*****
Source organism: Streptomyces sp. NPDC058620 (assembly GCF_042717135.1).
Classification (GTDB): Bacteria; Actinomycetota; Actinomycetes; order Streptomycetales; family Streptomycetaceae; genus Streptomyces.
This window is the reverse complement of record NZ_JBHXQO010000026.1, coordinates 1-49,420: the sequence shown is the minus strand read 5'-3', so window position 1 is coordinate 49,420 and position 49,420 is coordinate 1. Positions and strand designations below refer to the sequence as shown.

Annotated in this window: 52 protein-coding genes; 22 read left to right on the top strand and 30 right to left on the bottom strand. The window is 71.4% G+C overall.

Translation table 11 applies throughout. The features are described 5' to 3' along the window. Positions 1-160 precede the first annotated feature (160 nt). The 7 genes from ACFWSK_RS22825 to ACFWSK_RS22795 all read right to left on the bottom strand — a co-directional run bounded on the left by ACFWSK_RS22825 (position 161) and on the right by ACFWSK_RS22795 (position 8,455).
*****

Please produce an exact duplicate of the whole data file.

Source organism: Streptomyces sp. NPDC058620 (assembly GCF_042717135.1).
Classification (GTDB): Bacteria; Actinomycetota; Actinomycetes; order Streptomycetales; family Streptomycetaceae; genus Streptomyces.
This window is the reverse complement of record NZ_JBHXQO010000026.1, coordinates 1-49,420: the sequence shown is the minus strand read 5'-3', so window position 1 is coordinate 49,420 and position 49,420 is coordinate 1. Positions and strand designations below refer to the sequence as shown.

Annotated in this window: 52 protein-coding genes; 22 read left to right on the top strand and 30 right to left on the bottom strand. The window is 71.4% G+C overall.

Translation table 11 applies throughout. The features are described 5' to 3' along the window. Positions 1-160 precede the first annotated feature (160 nt). The 7 genes from ACFWSK_RS22825 to ACFWSK_RS22795 all read right to left on the bottom strand — a co-directional run bounded on the left by ACFWSK_RS22825 (position 161) and on the right by ACFWSK_RS22795 (position 8,455).